Breakthrough and Transform

Transformation. A word I've always found to be heavily weighted with so much depth and meaning. For some, it's a scary word synonymous with fear and pain. For others, it's a word synonymous with hope and positive outcomes.

For me, transformation is both. I work with people daily to help them overcome the fears holding them back and work through the pain of change to accomplish their goals and improve their lives.

I've recently undergone some transformation of my own, which why this post is all about transforming. I took some major steps in my business - moving to a new office, hiring a new employee to work with me as I grow, leaving the safety and comfort of my previous work community...all of which were scary on many fronts.

But I know in order to grow and bloom (a.k.a. transform), it requires breaking through barriers, facing fears and taking a leap of faith.

I also took part in another transformation this past month - refinishing a desk for my office. It was painstaking and time consuming work, but a great reminder of the difficulty of personal transformation.

When I decided to take on this project, I knew it would be hard work, but severely underestimated the extent of time and effort I'd need to put into it.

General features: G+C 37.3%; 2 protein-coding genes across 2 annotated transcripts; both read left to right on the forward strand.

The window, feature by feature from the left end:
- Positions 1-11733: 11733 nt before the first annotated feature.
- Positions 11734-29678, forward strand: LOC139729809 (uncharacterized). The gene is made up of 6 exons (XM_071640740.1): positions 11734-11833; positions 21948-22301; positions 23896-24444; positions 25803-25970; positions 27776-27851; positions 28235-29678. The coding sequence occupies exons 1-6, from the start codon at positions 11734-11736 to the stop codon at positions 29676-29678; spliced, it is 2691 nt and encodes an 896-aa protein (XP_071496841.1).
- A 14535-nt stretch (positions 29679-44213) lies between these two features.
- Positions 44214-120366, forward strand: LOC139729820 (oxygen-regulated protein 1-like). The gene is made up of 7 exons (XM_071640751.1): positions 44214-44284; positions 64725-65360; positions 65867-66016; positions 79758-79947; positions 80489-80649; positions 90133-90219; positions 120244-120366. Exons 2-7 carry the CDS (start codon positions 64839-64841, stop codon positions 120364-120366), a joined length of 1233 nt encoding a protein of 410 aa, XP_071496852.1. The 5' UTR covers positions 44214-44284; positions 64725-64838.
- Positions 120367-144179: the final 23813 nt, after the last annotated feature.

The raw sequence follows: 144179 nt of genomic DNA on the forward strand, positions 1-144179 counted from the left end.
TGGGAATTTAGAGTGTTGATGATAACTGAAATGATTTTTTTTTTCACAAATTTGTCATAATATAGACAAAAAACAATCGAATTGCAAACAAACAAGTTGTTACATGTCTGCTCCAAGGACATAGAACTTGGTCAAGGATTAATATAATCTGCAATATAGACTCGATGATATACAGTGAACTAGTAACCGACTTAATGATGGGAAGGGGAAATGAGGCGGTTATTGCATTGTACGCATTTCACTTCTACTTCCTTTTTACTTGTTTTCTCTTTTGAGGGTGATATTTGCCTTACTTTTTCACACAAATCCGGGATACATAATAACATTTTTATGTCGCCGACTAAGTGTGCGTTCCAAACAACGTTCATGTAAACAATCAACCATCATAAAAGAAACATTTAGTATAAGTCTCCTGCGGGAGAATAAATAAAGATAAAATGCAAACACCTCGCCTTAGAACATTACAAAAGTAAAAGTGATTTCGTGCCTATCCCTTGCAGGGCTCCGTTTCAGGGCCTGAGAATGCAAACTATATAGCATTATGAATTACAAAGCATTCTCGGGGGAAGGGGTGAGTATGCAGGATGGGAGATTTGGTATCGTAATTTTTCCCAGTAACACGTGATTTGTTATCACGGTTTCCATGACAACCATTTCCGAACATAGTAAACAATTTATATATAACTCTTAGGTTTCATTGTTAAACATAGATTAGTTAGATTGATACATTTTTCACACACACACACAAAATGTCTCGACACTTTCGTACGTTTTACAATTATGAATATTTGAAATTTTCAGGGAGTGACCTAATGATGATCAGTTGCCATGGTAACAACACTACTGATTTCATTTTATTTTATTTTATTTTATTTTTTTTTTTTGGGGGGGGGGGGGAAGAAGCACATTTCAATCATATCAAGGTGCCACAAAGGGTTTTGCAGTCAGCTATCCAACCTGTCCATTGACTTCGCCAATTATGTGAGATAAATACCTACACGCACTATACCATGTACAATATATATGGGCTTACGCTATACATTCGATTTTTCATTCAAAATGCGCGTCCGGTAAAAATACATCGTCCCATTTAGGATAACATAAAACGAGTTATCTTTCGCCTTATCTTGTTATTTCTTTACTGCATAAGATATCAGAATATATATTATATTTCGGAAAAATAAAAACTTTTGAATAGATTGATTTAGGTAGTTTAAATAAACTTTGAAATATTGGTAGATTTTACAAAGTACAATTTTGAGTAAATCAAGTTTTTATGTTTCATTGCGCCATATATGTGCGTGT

I found the desk at Goodwill for $35. They say one person's trash is another person's treasure; and this discarded desk riddled with scratches, dents and stains was my big find. Sure, it was a little worse for wear, but all I could see was potential; and I was determined to remove the scars and layers of damage to release its inner beauty.

I got the desk home and started to work. It took me three applications of stripper and days of scraping to break through the thick layers of lacquer and stain to reveal the natural wood beneath.

But I wasn't done yet. After days of scraping and scrubbing, I still hadn't removed all the stain, cuts, scrapes or dents. That would require more work, so I got out my power sander. I wore through multiple layers of sandpaper and scrubbing pads, then eventually switched to hand sanding (to get those hard to reach places and the ones that just needed a little extra elbow grease).

At this point in time I was 3 or 4 days into the process and starting to question why I was doing this. I was working around the clock. My back was starting to hurt. My hands were tired. I was exhausted. And guess what, there were stillhints of previous scars and stain embedded deep into the wood.

I decided I was okay with that. That those little nuances were part of this desk's history, and that they would always be with it. They were part of it's character, part of what make it what it is - perfectly imperfect.

I found the exposed wood absolutely beautiful and vulnerable. It was a blank canvas primed for change and transformation, ready to show the world (or at least my office visitors) it's true potential!

I decided to stain the wood with one coat of transparent stain to bring out and enhance it's natural beauty. I didn't want to use an opaque stain or color that would cover it up or hide any of its flaws. This little desk had already been through so much and deserved to show off it's true self.

As I applied the stain I couldn't help but find the irony in how hard it was to remove the old stain and scars, yet how easy it was to re-stain.